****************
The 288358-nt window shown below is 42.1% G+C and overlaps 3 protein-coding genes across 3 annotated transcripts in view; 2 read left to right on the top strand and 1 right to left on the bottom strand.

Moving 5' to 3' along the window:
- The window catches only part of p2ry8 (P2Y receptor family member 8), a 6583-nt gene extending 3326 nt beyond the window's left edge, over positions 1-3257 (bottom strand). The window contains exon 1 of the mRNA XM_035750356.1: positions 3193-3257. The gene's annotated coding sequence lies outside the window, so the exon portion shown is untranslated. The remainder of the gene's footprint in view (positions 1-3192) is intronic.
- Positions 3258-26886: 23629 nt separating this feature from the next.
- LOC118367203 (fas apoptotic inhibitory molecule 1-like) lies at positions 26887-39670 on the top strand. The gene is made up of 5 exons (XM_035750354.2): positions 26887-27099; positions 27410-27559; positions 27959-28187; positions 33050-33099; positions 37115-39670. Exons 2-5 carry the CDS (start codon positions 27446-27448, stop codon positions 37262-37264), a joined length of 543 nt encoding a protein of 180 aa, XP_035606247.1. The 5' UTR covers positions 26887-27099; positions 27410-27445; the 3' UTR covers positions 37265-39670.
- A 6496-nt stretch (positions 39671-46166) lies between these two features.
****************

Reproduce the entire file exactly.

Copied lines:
The 288358-nt window shown below is 42.1% G+C and overlaps 3 protein-coding genes across 3 annotated transcripts in view; 2 read left to right on the top strand and 1 right to left on the bottom strand.

Moving 5' to 3' along the window:
- The window catches only part of p2ry8 (P2Y receptor family member 8), a 6583-nt gene extending 3326 nt beyond the window's left edge, over positions 1-3257 (bottom strand). The window contains exon 1 of the mRNA XM_035750356.1: positions 3193-3257. The gene's annotated coding sequence lies outside the window, so the exon portion shown is untranslated. The remainder of the gene's footprint in view (positions 1-3192) is intronic.
- Positions 3258-26886: 23629 nt separating this feature from the next.
- LOC118367203 (fas apoptotic inhibitory molecule 1-like) lies at positions 26887-39670 on the top strand. The gene is made up of 5 exons (XM_035750354.2): positions 26887-27099; positions 27410-27559; positions 27959-28187; positions 33050-33099; positions 37115-39670. Exons 2-5 carry the CDS (start codon positions 27446-27448, stop codon positions 37262-37264), a joined length of 543 nt encoding a protein of 180 aa, XP_035606247.1. The 5' UTR covers positions 26887-27099; positions 27410-27445; the 3' UTR covers positions 37265-39670.
- A 6496-nt stretch (positions 39671-46166) lies between these two features.